The grates on electric stoves are made of ceramic glass. Grates can either come as individual grates for each burner or they could be continuous grates.

Continuous grates can carry heavier pots, and they also allow pots to be easily slid from burner to burner. They also disperse heat more slowly.


Many stoves come fitted with an oven for cooking food. Some ranges can include more than one oven or warming drawer depending on the sizes of the stove.

Oven Racks

Kitchen stoves comprise a few adjustable oven racks. You can easily remove these racks for cleaning or to move them away from higher temperatures when cooking depending on your cooking needs.

Other less frequently mentioned parts of a kitchen stove include gas valves, thermostats, and pilot lights.

Induction Stoves

On induction stoves, cooking is done on a flat glass surface fitted with electromagnetic heating coils. These heaters are power-driven by electromagnetic energy that can only be activated by the iron in your cookware.

When iron cookware touches the active heaters on an induction stove, the iron particles are stirred up and cause your pot to heat up quickly. This is unlike anything you’ll see with a gas stove or an electric where heat is transferred from burners to pots and pans during cooking.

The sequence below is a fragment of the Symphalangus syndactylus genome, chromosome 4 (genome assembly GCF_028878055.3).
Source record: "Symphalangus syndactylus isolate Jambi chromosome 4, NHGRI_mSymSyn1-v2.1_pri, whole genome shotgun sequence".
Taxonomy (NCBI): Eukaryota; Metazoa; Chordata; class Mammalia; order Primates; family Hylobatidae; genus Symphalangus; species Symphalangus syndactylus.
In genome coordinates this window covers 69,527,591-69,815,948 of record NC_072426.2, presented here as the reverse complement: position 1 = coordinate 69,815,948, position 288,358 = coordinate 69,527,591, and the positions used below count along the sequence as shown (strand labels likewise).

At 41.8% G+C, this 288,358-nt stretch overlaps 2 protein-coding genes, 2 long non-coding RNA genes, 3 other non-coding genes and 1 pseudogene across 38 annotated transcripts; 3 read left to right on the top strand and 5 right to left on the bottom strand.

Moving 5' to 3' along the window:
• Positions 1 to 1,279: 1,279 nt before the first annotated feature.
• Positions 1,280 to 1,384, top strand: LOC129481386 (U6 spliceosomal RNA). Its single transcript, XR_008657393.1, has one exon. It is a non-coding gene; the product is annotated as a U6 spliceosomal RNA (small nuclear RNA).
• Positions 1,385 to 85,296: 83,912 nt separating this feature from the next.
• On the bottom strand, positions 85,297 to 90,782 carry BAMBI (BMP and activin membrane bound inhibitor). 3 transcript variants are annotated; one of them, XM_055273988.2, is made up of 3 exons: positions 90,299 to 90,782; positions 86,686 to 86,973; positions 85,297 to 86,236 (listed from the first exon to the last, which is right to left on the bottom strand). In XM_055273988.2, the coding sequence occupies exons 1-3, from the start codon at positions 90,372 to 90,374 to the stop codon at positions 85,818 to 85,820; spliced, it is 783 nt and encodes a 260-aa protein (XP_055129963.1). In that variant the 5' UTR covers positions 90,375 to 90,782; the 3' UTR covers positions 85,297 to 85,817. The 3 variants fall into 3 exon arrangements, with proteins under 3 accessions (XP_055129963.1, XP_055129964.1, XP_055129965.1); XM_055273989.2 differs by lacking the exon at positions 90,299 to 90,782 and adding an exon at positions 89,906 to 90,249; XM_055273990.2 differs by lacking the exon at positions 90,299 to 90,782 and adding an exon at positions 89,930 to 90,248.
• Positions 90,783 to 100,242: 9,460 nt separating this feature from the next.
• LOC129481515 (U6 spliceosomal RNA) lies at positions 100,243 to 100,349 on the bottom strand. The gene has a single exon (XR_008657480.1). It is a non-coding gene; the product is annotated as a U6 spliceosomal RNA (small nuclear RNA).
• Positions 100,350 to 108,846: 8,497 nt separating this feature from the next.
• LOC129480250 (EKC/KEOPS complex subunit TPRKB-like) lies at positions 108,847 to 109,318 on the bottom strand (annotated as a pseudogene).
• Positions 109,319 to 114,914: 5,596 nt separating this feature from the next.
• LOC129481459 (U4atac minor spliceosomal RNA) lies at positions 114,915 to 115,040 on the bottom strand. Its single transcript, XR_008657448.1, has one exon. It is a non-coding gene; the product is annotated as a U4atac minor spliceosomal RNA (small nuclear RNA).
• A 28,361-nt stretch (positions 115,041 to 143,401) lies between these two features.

With induction stoves, only the cookware heats up while the glass surface of the stove remains cool and safe to touch. This means that the induction stoves start cooking a lot more quickly than the gas or electric stove because unlike with the latter, you don’t have to wait for induction stoves to heat up first.

A lot of people wonder about the difference between induction stoves and electric stoves. Induction stoves use electricity to heat the pots and pans directly while their surface remains cool to touch even during the process of cooking.

Electric stoves, on the other hand, are also stoves that get their heat from electricity but they are made with coiled metal elements covered with a ceramic surface, the metal elements heat the ceramic surface electronically to the preferred temperature. An electric stove has similar parts to a gas stove but the parts of an induction stove are a little different.

Parts of Induction Stove

Control Panel

Induction stoves come with a digital display that shows their heat settings either on a numerical scale or in degrees as temperature. This control panel is usually controlled as touch screens other occasionally you might find an induction stove with knobs.


Knobs are more commonly seen in electric stoves and rarely in induction stoves. They are the exterior buttons that are used to control the burners and the oven. You’ll typically find the knobs on the top of the stove or in front of it.


Induction stoves do not have burners; instead, they have electromagnetic heating coils that transfer heat-producing currents to your pots so that your pots and pans become the burners.


Induction cookware comes attached with sensors in every inductor to detect the temperature of the pot or pan cooking. These sensors ensure that the supply of current is cut off if the pot or pan overheats.